Living with Chronic Pain
What Is an mRNA Vaccine?
A messenger RNA (mRNA) vaccine is a type of vaccine that is made without using an actual pathogen. Human cells contain millions of molecules called messenger RNA. mRNA provides instructions to the body to make proteins, such as the proteins in hair and nails.
Traditional vaccines typically use pathogens that are weakened or inactivated to mimic a real infection and trigger an immune response in the body. mRNA vaccines, however, do not use actual pathogens. Instead, they instruct the body to make a viral protein. The body creates antibodies to this protein to induce immunity.
The first COVID-19 vaccine authorized for use in the United States uses this newer type of vaccine known as mRNA; however, mRNA vaccine research has been around for years. Early-stage clinical trials have been carried out using mRNA vaccines for influenza, Zika, rabies, and cytomegalovirus (CMV).
Compared to vaccines that use weakened or inactivated pathogens, the benefits of mRNA vaccines include the following:
- mRNA vaccines are safe and do not cause infections. They are non-infectious because they do not contain actual pathogens.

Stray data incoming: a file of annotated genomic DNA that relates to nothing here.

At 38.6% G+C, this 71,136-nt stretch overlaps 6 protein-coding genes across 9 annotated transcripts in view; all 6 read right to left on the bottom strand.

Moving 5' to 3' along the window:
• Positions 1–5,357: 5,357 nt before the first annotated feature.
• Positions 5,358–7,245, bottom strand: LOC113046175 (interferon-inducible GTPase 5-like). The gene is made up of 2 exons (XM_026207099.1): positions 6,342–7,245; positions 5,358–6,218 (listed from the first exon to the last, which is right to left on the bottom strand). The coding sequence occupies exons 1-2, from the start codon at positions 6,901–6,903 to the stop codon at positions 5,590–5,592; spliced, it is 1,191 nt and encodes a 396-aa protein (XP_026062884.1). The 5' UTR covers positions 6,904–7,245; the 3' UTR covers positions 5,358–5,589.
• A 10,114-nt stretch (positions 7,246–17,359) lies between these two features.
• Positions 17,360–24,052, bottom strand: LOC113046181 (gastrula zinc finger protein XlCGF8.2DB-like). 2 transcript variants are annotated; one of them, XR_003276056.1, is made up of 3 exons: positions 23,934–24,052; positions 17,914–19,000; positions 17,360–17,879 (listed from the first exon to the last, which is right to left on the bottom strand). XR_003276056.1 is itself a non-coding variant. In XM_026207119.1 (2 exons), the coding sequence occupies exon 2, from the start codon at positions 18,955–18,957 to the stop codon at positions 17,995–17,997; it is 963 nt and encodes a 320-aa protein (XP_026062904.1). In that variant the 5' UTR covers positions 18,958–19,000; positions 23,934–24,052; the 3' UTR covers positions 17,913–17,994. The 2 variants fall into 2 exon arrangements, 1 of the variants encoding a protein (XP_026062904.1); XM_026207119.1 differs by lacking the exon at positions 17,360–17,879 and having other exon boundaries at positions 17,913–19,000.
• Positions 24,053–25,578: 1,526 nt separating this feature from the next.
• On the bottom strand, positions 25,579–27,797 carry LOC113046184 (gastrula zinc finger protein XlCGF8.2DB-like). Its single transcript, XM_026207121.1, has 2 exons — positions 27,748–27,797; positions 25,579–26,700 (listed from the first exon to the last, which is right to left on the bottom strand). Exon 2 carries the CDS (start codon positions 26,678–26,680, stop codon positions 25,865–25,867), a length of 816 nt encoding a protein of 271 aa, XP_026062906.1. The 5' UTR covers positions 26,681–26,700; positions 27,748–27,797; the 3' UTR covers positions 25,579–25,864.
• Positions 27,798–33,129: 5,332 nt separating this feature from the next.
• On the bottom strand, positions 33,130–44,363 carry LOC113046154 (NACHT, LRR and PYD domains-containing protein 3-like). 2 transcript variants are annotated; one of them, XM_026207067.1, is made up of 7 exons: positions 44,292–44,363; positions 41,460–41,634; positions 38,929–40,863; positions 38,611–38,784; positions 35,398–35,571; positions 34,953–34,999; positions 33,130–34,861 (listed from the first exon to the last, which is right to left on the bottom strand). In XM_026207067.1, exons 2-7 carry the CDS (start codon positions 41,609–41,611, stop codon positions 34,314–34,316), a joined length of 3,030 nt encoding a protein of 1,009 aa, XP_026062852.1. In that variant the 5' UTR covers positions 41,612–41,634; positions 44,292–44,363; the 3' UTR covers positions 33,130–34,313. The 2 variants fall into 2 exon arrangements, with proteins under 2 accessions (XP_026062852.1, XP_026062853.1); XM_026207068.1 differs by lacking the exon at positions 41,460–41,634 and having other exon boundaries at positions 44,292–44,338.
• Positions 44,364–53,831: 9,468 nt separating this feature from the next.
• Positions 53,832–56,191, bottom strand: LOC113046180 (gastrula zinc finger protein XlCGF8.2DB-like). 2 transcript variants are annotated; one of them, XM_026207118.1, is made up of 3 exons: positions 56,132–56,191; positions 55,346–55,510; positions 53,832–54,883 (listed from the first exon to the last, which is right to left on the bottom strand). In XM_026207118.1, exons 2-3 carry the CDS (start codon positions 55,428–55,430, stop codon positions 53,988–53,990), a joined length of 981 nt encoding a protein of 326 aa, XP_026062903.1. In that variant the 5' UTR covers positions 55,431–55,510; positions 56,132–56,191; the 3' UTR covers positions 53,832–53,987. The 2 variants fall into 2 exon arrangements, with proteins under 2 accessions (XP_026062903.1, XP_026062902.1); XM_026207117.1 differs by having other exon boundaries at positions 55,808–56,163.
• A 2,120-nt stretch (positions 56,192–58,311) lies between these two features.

- mRNA vaccines have shorter manufacturing times, lowering the cost of production compared to traditional vaccines. Because mRNA vaccines are produced in a laboratory, the production process can be standardized and scaled up to allow for quick deployment.
- mRNA vaccines can be used to target multiple diseases.
Many of the risks from mRNA vaccines are similar to traditional vaccines:
- mRNA vaccines can trigger strong inflammatory responses.
- mRNA vaccines can trigger allergic reactions.
- mRNA vaccines may degrade quickly and may be sensitive to temperature changes.
A common misconception is that mRNA vaccines can potentially affect DNA. However, DNA is stored in the nucleus of individual cells; an mRNA vaccine does not enter the nucleus. Therefore, mRNA vaccines do not alter or interact with DNA.